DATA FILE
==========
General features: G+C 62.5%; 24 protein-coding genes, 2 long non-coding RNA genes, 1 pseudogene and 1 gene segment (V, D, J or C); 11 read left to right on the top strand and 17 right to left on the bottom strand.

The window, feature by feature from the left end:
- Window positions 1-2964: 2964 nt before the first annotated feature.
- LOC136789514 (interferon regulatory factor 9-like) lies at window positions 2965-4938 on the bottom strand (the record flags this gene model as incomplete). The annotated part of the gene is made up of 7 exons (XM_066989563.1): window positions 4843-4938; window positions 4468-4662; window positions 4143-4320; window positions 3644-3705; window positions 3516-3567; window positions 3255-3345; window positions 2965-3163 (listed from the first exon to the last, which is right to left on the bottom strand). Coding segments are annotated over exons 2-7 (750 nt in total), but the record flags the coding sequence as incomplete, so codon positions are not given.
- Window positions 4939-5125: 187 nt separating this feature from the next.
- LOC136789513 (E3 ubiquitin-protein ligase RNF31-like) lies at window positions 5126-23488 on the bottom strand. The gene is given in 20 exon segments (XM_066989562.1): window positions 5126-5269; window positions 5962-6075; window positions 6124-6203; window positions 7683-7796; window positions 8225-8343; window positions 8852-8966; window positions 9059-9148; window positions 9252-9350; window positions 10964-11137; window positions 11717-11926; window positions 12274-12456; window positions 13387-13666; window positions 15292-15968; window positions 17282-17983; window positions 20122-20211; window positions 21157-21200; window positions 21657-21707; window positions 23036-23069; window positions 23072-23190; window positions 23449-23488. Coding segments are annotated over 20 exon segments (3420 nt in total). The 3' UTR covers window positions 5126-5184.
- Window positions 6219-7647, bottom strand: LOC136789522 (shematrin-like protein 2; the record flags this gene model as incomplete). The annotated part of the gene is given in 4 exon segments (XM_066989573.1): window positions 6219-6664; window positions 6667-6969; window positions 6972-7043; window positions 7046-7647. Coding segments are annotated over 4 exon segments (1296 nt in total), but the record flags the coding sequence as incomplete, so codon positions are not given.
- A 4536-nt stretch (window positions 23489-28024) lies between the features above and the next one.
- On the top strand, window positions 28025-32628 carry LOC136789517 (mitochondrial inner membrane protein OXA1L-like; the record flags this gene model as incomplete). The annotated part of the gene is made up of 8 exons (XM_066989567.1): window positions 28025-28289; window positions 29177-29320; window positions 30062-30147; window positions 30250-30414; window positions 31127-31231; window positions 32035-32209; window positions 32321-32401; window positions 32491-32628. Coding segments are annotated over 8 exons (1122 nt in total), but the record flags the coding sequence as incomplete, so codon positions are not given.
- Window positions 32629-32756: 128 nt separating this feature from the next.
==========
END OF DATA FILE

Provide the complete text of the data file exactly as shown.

General features: G+C 62.5%; 24 protein-coding genes, 2 long non-coding RNA genes, 1 pseudogene and 1 gene segment (V, D, J or C); 11 read left to right on the top strand and 17 right to left on the bottom strand.

The window, feature by feature from the left end:
- Window positions 1-2964: 2964 nt before the first annotated feature.
- LOC136789514 (interferon regulatory factor 9-like) lies at window positions 2965-4938 on the bottom strand (the record flags this gene model as incomplete). The annotated part of the gene is made up of 7 exons (XM_066989563.1): window positions 4843-4938; window positions 4468-4662; window positions 4143-4320; window positions 3644-3705; window positions 3516-3567; window positions 3255-3345; window positions 2965-3163 (listed from the first exon to the last, which is right to left on the bottom strand). Coding segments are annotated over exons 2-7 (750 nt in total), but the record flags the coding sequence as incomplete, so codon positions are not given.
- Window positions 4939-5125: 187 nt separating this feature from the next.
- LOC136789513 (E3 ubiquitin-protein ligase RNF31-like) lies at window positions 5126-23488 on the bottom strand. The gene is given in 20 exon segments (XM_066989562.1): window positions 5126-5269; window positions 5962-6075; window positions 6124-6203; window positions 7683-7796; window positions 8225-8343; window positions 8852-8966; window positions 9059-9148; window positions 9252-9350; window positions 10964-11137; window positions 11717-11926; window positions 12274-12456; window positions 13387-13666; window positions 15292-15968; window positions 17282-17983; window positions 20122-20211; window positions 21157-21200; window positions 21657-21707; window positions 23036-23069; window positions 23072-23190; window positions 23449-23488. Coding segments are annotated over 20 exon segments (3420 nt in total). The 3' UTR covers window positions 5126-5184.
- Window positions 6219-7647, bottom strand: LOC136789522 (shematrin-like protein 2; the record flags this gene model as incomplete). The annotated part of the gene is given in 4 exon segments (XM_066989573.1): window positions 6219-6664; window positions 6667-6969; window positions 6972-7043; window positions 7046-7647. Coding segments are annotated over 4 exon segments (1296 nt in total), but the record flags the coding sequence as incomplete, so codon positions are not given.
- A 4536-nt stretch (window positions 23489-28024) lies between the features above and the next one.
- On the top strand, window positions 28025-32628 carry LOC136789517 (mitochondrial inner membrane protein OXA1L-like; the record flags this gene model as incomplete). The annotated part of the gene is made up of 8 exons (XM_066989567.1): window positions 28025-28289; window positions 29177-29320; window positions 30062-30147; window positions 30250-30414; window positions 31127-31231; window positions 32035-32209; window positions 32321-32401; window positions 32491-32628. Coding segments are annotated over 8 exons (1122 nt in total), but the record flags the coding sequence as incomplete, so codon positions are not given.
- Window positions 32629-32756: 128 nt separating this feature from the next.